To test this idea, normal cells expressing wild-type or mutant E2F1 proteins were assayed for p14ARF expression. E2F1 proteins that had transactivation activity (wild type and D423G), but not the other E2F1 proteins, strongly induced p14ARF mRNA (Fig. (Fig.4B).4B). Transactivation-competent E2F1 proteins also induced p16INK4a expression (Fig. (Fig.4C),4C), but this induction was substantially less vigorous than the induction of p14ARF (Fig. (Fig.4B).4B). p14ARF was also highly expressed by replicatively senescent cells (six- to sevenfold over the level expressed by presenescent cells; Fig. Fig.4D).4D). This result suggests that p14ARF, like p21 and p16, may participate in establishing and/or maintaining the senescent phenotype. Together, these findings suggest that the E2F1 protein may induce the senescence-like phenotype by virtue of its ability to induce p14ARF and possibly p16INK4a.

Senescent phenotype induced by p14ARF.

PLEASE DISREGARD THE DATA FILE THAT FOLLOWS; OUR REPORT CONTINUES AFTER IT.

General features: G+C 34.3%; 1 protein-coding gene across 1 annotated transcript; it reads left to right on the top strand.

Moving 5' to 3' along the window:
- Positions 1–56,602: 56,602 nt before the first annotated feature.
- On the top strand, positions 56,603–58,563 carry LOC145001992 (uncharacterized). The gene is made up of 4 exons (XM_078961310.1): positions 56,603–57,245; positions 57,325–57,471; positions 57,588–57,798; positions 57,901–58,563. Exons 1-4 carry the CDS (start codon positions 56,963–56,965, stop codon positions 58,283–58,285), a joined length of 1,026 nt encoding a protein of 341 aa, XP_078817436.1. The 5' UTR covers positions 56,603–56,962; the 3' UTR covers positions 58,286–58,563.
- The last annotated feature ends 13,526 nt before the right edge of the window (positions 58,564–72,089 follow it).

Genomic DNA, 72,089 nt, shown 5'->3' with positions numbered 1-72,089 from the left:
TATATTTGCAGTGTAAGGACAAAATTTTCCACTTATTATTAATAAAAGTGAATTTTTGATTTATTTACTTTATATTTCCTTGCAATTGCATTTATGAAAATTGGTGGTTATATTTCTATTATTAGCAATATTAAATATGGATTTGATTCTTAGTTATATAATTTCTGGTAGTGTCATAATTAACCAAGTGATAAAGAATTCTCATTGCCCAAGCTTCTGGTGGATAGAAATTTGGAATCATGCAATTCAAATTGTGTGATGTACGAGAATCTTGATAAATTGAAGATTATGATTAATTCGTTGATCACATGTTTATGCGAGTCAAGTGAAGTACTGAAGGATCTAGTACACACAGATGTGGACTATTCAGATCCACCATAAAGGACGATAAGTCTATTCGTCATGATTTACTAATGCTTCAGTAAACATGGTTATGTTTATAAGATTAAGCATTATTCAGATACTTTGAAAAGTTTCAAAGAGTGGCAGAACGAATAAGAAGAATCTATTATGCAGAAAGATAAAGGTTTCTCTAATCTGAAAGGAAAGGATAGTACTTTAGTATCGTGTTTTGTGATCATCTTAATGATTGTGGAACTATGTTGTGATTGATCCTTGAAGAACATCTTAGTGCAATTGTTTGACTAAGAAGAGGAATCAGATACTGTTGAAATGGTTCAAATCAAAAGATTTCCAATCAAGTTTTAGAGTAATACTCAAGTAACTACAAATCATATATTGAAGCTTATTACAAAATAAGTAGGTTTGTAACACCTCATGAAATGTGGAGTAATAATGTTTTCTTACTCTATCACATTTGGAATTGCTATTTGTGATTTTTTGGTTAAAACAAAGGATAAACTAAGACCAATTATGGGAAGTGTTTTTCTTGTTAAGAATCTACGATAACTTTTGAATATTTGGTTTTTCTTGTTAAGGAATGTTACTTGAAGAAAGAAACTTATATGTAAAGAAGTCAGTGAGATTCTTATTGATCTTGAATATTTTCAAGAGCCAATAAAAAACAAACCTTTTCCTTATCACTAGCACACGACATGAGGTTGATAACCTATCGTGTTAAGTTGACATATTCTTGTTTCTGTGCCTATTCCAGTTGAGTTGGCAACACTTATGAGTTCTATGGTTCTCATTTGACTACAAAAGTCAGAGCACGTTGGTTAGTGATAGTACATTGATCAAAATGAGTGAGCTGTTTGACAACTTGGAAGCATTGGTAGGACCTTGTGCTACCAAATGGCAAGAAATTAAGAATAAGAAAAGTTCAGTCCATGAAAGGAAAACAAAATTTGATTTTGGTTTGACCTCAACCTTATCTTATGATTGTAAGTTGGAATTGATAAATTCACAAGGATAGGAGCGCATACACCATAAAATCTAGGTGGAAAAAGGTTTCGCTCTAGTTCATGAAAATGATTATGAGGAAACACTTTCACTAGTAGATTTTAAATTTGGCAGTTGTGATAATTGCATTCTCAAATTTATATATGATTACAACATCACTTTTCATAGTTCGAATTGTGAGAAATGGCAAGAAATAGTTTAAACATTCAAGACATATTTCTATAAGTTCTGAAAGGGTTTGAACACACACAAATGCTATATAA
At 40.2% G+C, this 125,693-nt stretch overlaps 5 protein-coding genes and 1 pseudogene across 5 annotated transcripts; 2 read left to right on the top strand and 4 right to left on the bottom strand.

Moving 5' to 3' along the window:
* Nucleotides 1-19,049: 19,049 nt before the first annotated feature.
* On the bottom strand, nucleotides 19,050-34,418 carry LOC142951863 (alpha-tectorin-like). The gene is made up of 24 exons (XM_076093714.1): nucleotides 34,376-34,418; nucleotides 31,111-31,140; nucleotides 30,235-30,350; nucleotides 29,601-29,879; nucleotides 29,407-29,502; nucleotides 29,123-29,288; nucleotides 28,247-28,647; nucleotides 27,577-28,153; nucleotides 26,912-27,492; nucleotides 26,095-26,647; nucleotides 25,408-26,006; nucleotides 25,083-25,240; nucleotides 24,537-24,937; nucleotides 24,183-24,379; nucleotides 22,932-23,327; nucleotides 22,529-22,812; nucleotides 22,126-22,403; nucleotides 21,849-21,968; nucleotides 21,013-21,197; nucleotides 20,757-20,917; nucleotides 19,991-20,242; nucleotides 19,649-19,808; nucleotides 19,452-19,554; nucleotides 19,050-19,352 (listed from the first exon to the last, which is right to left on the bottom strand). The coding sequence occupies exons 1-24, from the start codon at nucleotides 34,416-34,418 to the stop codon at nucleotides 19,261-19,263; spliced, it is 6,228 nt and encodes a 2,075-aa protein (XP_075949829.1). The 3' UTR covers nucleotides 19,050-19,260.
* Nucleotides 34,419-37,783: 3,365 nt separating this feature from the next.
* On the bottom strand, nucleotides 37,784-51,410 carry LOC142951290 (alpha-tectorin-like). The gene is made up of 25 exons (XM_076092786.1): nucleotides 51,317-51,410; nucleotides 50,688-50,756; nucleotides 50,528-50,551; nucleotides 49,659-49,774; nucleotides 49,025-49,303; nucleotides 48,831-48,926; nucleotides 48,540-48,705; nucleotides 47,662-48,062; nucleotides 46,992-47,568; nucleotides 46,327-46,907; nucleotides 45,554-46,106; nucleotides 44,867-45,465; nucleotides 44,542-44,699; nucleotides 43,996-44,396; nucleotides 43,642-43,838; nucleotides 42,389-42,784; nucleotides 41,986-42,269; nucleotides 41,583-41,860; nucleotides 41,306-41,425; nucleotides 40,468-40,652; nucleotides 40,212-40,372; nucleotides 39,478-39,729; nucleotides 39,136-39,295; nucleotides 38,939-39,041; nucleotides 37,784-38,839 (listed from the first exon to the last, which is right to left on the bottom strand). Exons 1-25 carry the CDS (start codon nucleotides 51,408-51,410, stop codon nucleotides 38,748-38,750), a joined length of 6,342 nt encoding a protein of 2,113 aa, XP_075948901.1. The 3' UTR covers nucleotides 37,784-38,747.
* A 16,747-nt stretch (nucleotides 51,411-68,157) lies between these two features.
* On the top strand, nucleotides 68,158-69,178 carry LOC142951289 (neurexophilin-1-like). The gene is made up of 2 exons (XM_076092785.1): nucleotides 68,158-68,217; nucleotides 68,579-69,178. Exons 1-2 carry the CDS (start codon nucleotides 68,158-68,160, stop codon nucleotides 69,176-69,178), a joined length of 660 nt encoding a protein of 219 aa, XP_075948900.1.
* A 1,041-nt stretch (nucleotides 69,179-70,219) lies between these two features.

To test the idea that p14ARF mediates the senescent phenotype induced by E2F1, p14ARF was introduced by retroviral transfer into normal human fibroblasts. Retroviral transfer (B-ARF) increased p14ARF to a level that was threefold greater than that expressed by senescent cells (Fig. (Fig.4D).4D). Retrovirally expressed p14ARF strongly inhibited cell proliferation (Fig. (Fig.5A).5A). Cell division was suppressed within two PD after selection, and the fraction of cells that synthesized DNA over a 3-day interval declined from >70 to <10% (Fig. (Fig.5A).5A). In addition, the majority (>80%) of p14ARF-expressing normal cells had an enlarged and flat morphology (Fig. (Fig.5B)5B) and stained positive for SA-β-Gal (Table (Table1).1). p14ARF also induced expression of the matrix-remodeling genes for MMP-1, stromelysin-1, and PAI-1 to levels that were similar to those induced by E2F1 and replicative senescence (Fig. (Fig.5C;5C; Table Table2).2).